Recently I was asked by a customer out of Upstate New York what inspires me to lean towards my more “antique-esque” hardware patterns. I definitely have an affinity for some past rod makers one being the late Fred D. Divine who began making rods in 1875 out of Utica N.Y. I always felt that his hardware was somewhat medieval in personality. After going through the armory exhibit at The Metropolitan Museum of Fine Art for the fourth time I started seeing some basic geometries that were very reminiscent of some of Divines tooling and stamping. Meandering about in arms and armor exhibits is a good way to develop a taste for forging and tooling. I soon started making drawings of my own and surrounding myself with little artifacts of “Divine” inspiration. I have a small collection of Divine paraphernalia that keeps my creative juices flowing. Most of my cap and ring sets are slightly reminiscent of Divines “Classic Reel Seat”. The cap is slightly elongated, a pronounced taper, with an even more pronounced domed butt. The rings are chamfered and banded and echo some of the trim detailing not only on the cap and rings but also adapting on the cork check and winding checks. Generally speaking Divines hardware is very elegant and simple. When I glance at the few Divine rods that I own, I break into a Cheshire Cat grin, I am then inspired to stand in front of my lathe for hours and burn the midnight oil.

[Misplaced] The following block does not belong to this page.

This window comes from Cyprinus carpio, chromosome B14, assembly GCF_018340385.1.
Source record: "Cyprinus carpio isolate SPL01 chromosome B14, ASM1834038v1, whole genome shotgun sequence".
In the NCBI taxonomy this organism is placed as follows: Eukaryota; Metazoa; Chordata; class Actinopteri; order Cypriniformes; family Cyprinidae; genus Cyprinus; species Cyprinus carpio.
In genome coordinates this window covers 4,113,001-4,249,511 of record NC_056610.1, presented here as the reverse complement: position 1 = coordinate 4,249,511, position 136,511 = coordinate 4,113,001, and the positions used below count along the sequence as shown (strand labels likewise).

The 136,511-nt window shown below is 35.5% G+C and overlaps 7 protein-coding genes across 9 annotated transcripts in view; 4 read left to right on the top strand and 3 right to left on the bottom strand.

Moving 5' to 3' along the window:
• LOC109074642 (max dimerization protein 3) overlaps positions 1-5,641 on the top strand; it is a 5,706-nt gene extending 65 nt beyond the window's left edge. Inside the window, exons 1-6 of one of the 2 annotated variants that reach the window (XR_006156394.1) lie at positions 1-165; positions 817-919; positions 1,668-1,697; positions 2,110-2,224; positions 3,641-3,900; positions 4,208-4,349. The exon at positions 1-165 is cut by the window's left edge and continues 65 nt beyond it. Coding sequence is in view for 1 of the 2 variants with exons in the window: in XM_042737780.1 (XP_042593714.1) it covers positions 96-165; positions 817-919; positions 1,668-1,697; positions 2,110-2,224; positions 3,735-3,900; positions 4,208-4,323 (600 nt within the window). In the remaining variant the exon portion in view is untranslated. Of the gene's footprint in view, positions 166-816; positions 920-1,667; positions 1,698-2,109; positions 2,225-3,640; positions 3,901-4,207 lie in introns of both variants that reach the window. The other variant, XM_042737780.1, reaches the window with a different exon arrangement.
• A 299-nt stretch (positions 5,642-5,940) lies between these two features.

Thank you for all of the kind complements out of the Mohawk Valley.